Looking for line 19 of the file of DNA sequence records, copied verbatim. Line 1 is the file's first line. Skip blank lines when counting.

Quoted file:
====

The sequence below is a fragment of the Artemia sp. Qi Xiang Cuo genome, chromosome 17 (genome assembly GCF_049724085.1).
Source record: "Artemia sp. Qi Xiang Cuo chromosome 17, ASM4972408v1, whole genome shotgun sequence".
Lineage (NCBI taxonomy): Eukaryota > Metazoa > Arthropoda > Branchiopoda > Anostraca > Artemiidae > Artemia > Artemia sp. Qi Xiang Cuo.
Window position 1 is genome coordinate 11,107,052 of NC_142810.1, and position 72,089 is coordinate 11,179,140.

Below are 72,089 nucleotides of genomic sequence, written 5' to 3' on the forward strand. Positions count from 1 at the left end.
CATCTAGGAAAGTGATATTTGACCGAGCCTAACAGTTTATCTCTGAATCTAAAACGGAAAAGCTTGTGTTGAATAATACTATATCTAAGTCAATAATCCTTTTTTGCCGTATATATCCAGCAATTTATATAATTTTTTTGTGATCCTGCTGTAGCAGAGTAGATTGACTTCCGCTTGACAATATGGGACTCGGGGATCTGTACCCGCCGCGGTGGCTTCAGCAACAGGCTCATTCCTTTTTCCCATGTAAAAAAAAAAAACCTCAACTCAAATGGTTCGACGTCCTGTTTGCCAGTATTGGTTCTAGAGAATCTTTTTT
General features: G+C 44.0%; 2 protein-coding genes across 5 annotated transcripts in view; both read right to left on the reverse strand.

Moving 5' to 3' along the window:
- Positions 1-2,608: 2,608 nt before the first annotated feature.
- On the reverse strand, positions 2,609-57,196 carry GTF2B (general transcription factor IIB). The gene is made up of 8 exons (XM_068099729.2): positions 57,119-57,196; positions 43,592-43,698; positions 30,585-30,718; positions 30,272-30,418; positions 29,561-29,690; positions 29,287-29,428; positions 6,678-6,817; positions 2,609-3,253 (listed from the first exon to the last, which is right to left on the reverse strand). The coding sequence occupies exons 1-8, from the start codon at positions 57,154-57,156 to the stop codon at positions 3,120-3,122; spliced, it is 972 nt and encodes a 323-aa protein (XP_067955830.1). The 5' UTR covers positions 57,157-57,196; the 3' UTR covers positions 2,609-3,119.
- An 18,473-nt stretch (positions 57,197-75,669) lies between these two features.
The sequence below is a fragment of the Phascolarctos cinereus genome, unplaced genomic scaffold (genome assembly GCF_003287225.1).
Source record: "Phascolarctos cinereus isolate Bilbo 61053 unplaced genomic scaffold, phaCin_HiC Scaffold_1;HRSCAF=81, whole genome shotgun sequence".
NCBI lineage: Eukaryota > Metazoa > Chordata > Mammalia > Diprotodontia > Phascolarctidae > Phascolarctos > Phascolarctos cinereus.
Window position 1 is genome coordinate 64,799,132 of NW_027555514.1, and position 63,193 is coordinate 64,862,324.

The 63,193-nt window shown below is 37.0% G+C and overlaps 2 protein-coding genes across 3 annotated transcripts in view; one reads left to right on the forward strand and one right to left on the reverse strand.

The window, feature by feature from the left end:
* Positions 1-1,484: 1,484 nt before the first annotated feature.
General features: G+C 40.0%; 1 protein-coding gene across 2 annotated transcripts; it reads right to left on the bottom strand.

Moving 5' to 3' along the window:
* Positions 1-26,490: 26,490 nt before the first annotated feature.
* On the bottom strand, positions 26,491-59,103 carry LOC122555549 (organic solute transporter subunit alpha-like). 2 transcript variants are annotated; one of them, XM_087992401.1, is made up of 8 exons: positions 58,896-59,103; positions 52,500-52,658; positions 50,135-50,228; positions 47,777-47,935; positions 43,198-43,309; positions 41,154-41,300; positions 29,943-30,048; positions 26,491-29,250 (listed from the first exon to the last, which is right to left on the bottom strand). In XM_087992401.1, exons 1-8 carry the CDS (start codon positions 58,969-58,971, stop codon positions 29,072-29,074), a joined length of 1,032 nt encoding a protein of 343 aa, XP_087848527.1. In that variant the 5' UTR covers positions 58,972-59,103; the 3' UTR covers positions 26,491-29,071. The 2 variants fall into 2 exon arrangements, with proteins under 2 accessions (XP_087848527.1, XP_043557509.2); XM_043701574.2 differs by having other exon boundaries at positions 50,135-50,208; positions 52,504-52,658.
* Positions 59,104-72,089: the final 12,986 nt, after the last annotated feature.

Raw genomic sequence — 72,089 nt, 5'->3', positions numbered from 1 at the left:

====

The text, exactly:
General features: G+C 40.0%; 1 protein-coding gene across 2 annotated transcripts; it reads right to left on the bottom strand.